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The Patrol Method

Lessons and questions of Scout leadership and operating troop program

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  • LATEST POSTS

    • Strongly disagree, I've raised my kids to do what they're told if it's a good thing, the right thing, and the smart thing.  Neither rules nor authority are self justifying, they're means to accomplish ends, and if they're not accomplishing those ends they're due no great deference.
    • It's not your scouts, it's not the UK, and it's not just kids.  Humans are social animals, much of our behavior is determined by the dynamics and perceived structures of the group we're in at the time --- how we see ourselves in it, how we see others and their status or position in the group, and how those others see themselves and us.   Kids generally are in groups where there is a defined or assumed authority based on age, and they behave accordingly. In groups where the norm is to have some hierarchical structure it is more challenging than in a pure peer group to speak up and try to overcome instructions.  Overcoming that deference to the structure is a learned behavior --- on the part of everyone, including the folks who see themselves as a natural leader or authority figure in the group. A great example of this and how it applies even to adults with a lot of expertise can be seen in the deliberate change in the "cockpit culture" of modern commercial aviation.  Post WWII. as commercial air transport grew in size, an analysis of accidents and near misses revealed that many were due to over deference in the cockpit to the pilot's decisions.  Other members of the cockpit team recognized when mistakes were being made or problems overlooked, but they were reluctant to point them out because the pilot was supposed to be in command and questioning his judgment was anti-social.  In addition, even when errors or omissions were pointed out by subordinates, pilots routinely ignored them because of the same social dynamics.  Today, every member of an aircrew is trained in overcoming the natural reluctance to speak up, and pilots are trained to ignore their own bias towards dismissing subordinate concerns and to take them seriously and respond appropriately to them.  This has driven down human error accidents dramatically. What you saw at the motorcycle accident, and your scouts' reluctance to speak up, are the natural norms.  You will be doing your scouts a great service if you continue to train and drill them in ways to overcome normal group dynamics, especially in an emergent or dangerous situation.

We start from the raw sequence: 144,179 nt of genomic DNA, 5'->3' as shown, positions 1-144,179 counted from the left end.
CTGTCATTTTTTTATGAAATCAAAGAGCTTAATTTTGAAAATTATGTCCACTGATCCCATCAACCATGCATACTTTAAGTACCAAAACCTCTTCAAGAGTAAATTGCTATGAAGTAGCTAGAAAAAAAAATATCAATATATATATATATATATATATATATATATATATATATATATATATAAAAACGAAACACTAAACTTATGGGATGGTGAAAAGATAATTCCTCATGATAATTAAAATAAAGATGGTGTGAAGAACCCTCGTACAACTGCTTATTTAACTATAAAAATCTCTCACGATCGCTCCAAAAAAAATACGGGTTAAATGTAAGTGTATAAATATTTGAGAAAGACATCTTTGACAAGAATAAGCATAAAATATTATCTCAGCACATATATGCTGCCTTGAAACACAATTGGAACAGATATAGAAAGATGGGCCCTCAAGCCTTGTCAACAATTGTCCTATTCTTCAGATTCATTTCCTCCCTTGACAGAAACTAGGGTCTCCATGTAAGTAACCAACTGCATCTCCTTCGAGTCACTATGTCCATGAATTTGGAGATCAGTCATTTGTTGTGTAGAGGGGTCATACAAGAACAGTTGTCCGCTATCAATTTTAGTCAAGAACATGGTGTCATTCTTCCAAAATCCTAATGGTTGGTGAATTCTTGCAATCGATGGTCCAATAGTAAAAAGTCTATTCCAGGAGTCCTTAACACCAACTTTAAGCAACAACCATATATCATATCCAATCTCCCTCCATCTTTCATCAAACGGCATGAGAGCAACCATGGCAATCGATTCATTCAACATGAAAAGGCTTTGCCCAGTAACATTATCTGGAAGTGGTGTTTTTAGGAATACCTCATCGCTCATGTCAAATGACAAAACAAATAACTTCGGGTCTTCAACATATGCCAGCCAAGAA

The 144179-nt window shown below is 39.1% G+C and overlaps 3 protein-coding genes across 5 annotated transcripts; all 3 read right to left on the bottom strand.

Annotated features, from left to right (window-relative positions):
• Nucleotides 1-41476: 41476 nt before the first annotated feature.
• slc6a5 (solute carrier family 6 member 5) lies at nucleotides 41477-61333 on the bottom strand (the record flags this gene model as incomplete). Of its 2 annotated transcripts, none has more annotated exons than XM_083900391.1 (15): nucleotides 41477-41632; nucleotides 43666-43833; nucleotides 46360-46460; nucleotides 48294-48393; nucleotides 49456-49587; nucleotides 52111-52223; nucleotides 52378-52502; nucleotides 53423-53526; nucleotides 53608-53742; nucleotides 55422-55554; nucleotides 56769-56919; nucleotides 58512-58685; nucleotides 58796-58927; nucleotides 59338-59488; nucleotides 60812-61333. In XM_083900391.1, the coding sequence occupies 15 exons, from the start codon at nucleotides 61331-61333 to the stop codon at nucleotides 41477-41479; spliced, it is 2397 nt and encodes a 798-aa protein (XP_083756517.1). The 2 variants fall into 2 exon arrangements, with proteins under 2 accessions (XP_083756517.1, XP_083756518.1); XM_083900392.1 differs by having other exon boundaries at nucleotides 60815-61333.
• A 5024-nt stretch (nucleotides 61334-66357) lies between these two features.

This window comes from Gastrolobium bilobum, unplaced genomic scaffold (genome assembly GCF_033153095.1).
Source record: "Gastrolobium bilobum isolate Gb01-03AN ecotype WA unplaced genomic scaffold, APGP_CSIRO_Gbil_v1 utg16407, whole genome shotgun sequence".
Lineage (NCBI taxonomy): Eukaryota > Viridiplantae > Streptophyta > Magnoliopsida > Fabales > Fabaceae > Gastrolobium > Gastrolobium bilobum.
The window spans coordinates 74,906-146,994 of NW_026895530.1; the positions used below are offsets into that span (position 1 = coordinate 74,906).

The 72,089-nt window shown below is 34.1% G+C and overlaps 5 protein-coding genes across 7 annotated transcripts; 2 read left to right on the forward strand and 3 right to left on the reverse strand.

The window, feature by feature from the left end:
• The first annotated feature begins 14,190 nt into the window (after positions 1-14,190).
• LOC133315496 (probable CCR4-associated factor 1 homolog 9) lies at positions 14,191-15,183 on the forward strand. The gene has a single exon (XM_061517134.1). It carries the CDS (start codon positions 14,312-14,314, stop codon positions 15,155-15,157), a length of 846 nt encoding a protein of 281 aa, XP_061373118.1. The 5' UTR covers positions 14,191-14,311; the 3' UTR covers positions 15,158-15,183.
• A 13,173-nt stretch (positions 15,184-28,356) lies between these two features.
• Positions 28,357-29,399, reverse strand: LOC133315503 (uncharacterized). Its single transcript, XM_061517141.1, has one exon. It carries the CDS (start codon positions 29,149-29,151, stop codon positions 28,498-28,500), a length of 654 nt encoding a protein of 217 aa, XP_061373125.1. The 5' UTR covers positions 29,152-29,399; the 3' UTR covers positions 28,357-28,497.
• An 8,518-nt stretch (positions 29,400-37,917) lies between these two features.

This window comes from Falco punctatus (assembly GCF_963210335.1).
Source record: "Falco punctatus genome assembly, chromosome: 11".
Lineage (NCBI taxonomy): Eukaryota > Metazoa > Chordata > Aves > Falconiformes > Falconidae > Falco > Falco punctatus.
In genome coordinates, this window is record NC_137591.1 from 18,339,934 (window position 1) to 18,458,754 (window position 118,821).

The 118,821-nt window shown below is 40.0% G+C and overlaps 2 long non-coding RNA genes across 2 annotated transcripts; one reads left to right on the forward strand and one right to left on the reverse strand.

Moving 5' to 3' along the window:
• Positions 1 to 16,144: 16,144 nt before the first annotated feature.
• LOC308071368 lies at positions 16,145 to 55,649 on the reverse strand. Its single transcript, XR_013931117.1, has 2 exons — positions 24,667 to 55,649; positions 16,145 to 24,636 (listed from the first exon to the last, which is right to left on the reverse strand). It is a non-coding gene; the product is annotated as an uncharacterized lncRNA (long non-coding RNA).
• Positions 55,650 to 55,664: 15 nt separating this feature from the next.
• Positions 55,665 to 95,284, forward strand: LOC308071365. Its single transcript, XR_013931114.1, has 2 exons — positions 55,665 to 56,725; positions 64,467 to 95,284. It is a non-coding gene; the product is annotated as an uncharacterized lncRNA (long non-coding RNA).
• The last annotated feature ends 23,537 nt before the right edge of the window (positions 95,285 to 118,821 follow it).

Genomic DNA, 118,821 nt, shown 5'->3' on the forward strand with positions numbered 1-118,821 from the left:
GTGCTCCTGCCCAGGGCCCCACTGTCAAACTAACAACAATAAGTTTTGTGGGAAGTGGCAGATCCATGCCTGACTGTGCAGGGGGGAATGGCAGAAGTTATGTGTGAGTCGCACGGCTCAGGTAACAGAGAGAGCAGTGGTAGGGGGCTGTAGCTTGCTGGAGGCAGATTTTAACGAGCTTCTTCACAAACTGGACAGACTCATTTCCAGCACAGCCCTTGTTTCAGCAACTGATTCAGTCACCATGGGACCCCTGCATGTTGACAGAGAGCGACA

• I had one of those clown/know it all Scouts in an Indian Lore MB class. I didn't intentionally mean to shut him down, it just happened. We were discussing games, and the topic was lacrosse. He asked which is the more dangerous: lacrosse or rugby. At first I told him, "I don't know." and the smirk on his face appeared. Then thinking about it I said, " While the joke with rugby players is 'give blood, play rugby," there are still rules and no consequences for losing. Whereas for some First Nations, lacrosse is called "the little brother of war." There were little to no rules, violence, injures and even death on the field can and did occur, and for some nations the losers were enslaved or even executed by the victors. So in my opinion Lacrosse is the more dangerous game." You could have heard a pin drop after that response.And I had no more problems with him.
    • Then there is the class clown or know it all kid that will challenge everybody for the sake of making a scene or arguing with others. Those obviously exist, but my experience with my Scouts has been more of the opposite. 
    • Seeing this in my CCD, aka Sunday School, class.I teach Confirmation 2nd year, and had most of the students last year. Several I have known since Cub Scouts. It is like pulling teeth to get them to open up and have conversations with.
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